July 1, 2011
anthology of American poetry made him one of the most famous critics in the country.
The Brother Jonathan was only four pages long — but they were very big pages. One friend wrote of it as "up-to-the-sky-to-be-lauded, biggest-of-all-possible-newspapers." They were lucky to take advantage of cheap postal rates at the time and, when they lost control of the newspaper to its publisher, they founded an identical publication called the New World. Oversized broadside newspapers became the rage, ushering a period dominated by "Mammoth Weeklies," as they were nicknamed.
More importantly, the editorial policies at these publications were to pirate previously-published works, including serialized works which had not yet published final installments. Further, Griswold and Benjamin published (read: "pirated") full-length novels in their pages and, under the name of "newspaper," they sold cheaper than actual books at 50 cents a copy, and enjoyed the cheap postal rates that came with the designation "newspaper." Competition drove prices even lower; some of the "Mammoth Weeklies" charged only 6 cents. Book publishers had to slash their own prices to keep up and, though the large format newspaper died out by mid-1844, the effect on the industry was long-lasting: previously, the average price of a new book was $2; it was now 50 cents.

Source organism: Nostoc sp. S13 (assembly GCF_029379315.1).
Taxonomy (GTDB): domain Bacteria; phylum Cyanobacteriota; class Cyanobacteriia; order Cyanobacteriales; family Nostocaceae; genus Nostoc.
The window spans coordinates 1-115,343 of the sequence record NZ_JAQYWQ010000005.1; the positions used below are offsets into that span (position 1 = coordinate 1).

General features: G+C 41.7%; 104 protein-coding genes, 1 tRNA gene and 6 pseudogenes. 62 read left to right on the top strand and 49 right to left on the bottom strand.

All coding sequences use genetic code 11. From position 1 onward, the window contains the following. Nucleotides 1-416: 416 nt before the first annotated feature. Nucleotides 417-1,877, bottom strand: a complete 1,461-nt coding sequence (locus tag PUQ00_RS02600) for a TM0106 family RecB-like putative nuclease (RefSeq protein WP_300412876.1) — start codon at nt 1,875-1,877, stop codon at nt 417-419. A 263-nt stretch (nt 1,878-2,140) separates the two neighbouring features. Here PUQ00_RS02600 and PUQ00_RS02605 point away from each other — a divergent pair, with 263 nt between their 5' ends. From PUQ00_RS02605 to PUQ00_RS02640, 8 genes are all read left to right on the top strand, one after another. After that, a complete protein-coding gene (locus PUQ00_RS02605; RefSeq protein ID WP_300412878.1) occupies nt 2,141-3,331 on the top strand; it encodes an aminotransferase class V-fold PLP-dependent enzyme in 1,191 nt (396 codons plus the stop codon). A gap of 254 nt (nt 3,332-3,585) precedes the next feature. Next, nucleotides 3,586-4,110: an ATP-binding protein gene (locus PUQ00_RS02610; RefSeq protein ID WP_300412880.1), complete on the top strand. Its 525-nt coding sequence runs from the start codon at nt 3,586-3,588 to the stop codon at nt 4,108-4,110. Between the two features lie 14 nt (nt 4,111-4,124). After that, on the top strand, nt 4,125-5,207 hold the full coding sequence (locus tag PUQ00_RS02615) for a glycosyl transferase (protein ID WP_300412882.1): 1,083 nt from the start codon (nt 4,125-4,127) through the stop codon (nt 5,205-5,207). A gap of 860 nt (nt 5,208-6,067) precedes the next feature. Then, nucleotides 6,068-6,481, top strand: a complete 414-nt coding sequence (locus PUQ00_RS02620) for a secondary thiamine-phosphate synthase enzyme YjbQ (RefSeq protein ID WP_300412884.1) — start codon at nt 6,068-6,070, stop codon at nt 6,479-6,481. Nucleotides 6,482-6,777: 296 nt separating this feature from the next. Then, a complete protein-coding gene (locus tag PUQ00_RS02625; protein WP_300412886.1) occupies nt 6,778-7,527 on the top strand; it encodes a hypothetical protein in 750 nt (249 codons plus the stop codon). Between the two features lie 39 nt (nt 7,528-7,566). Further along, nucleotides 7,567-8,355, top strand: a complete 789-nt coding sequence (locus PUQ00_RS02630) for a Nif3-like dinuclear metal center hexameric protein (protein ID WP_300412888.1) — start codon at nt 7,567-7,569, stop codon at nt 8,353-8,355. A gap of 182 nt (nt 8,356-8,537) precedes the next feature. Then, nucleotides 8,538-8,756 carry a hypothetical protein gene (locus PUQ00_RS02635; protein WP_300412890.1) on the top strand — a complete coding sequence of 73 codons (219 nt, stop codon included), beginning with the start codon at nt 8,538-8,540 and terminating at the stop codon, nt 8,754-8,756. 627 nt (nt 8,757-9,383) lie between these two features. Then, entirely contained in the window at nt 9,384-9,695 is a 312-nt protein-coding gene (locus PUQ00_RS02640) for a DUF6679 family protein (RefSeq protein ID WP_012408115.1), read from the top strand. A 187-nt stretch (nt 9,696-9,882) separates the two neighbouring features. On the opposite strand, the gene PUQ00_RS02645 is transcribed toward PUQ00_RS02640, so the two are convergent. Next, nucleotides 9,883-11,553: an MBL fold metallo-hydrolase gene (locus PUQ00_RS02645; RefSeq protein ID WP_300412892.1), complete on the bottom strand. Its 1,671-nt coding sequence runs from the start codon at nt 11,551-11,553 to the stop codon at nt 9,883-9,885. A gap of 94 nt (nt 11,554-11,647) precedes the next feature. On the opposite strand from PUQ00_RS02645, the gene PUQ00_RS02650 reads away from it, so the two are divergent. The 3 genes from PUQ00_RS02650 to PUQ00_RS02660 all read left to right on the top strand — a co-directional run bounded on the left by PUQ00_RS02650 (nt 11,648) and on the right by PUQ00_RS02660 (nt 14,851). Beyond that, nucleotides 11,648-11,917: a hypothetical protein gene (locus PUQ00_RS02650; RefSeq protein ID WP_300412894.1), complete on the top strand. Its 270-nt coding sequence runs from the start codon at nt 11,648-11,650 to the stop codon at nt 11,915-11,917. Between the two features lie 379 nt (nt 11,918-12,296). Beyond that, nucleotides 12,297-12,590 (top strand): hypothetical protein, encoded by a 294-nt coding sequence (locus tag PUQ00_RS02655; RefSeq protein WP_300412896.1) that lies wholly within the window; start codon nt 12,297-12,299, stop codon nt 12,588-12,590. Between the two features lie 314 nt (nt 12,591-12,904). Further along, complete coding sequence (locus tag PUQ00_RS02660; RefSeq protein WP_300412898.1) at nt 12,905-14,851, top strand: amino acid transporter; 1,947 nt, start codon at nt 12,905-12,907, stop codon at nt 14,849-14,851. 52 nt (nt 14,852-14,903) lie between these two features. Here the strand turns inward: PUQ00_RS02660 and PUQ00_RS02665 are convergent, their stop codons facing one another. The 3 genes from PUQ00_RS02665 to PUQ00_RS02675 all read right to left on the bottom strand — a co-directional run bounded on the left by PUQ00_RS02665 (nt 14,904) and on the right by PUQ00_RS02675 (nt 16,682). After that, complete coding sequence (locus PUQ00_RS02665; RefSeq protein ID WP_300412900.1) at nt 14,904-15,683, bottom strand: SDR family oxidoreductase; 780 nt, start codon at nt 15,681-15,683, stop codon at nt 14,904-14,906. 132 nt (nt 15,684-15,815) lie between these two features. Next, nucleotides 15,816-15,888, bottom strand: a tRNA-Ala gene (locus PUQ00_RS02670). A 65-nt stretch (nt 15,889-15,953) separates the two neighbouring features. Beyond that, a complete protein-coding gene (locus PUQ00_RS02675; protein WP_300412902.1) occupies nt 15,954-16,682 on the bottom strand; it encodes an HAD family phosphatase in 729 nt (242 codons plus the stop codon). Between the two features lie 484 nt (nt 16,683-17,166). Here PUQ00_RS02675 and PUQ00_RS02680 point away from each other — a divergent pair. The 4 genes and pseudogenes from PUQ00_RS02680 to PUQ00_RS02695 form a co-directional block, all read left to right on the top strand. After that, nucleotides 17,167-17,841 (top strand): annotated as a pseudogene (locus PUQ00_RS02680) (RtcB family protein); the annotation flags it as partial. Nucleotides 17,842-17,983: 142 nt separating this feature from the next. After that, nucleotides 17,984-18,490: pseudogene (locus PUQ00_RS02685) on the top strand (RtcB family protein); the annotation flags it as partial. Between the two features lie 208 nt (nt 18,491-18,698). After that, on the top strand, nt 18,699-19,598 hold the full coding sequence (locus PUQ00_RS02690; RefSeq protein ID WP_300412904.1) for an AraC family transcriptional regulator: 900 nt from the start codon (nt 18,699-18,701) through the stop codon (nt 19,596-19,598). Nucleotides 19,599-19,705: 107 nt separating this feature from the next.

Oddly, throughout it all, Griswold advocated the need for copyright law to prevent literary piracy. A contemporary editor said of Griswold, "He takes advantage of a state of things which he declares to be 'immoral, unjust and wicked,' and even while haranguing the loudest, is purloining the fastest."
*Note: The date for the first issue of Brother Jonathan comes from a biography of Griswold written decades after his death by his son William McCrillis Griswold (who barely knew his father). Much of the book is less than reliable.